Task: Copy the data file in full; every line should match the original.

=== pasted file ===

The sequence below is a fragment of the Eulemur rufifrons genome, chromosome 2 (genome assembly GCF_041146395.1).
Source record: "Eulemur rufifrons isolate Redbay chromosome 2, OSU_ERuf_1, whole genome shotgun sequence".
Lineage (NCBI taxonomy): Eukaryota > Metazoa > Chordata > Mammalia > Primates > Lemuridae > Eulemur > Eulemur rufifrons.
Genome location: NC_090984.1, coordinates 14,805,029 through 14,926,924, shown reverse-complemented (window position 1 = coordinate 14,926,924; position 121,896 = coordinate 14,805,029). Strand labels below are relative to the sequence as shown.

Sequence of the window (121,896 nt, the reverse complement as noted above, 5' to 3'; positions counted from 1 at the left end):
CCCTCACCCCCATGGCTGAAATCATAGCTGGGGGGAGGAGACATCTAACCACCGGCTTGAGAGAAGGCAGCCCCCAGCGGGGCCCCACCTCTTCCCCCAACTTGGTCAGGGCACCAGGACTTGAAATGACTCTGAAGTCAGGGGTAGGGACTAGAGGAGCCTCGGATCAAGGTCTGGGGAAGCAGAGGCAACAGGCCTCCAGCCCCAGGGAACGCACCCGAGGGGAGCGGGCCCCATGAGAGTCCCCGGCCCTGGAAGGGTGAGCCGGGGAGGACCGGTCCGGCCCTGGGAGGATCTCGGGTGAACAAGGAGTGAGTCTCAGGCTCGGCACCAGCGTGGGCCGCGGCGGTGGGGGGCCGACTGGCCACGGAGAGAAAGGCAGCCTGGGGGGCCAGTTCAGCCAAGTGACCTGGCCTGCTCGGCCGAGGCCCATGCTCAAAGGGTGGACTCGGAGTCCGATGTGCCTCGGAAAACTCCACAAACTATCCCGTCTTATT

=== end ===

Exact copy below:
The sequence below is a fragment of the Eulemur rufifrons genome, chromosome 2 (genome assembly GCF_041146395.1).
Source record: "Eulemur rufifrons isolate Redbay chromosome 2, OSU_ERuf_1, whole genome shotgun sequence".
Lineage (NCBI taxonomy): Eukaryota > Metazoa > Chordata > Mammalia > Primates > Lemuridae > Eulemur > Eulemur rufifrons.
Genome location: NC_090984.1, coordinates 14,805,029 through 14,926,924, shown reverse-complemented (window position 1 = coordinate 14,926,924; position 121,896 = coordinate 14,805,029). Strand labels below are relative to the sequence as shown.

Sequence of the window (121,896 nt, the reverse complement as noted above, 5' to 3'; positions counted from 1 at the left end):
CCCTCACCCCCATGGCTGAAATCATAGCTGGGGGGAGGAGACATCTAACCACCGGCTTGAGAGAAGGCAGCCCCCAGCGGGGCCCCACCTCTTCCCCCAACTTGGTCAGGGCACCAGGACTTGAAATGACTCTGAAGTCAGGGGTAGGGACTAGAGGAGCCTCGGATCAAGGTCTGGGGAAGCAGAGGCAACAGGCCTCCAGCCCCAGGGAACGCACCCGAGGGGAGCGGGCCCCATGAGAGTCCCCGGCCCTGGAAGGGTGAGCCGGGGAGGACCGGTCCGGCCCTGGGAGGATCTCGGGTGAACAAGGAGTGAGTCTCAGGCTCGGCACCAGCGTGGGCCGCGGCGGTGGGGGGCCGACTGGCCACGGAGAGAAAGGCAGCCTGGGGGGCCAGTTCAGCCAAGTGACCTGGCCTGCTCGGCCGAGGCCCATGCTCAAAGGGTGGACTCGGAGTCCGATGTGCCTCGGAAAACTCCACAAACTATCCCGTCTTATT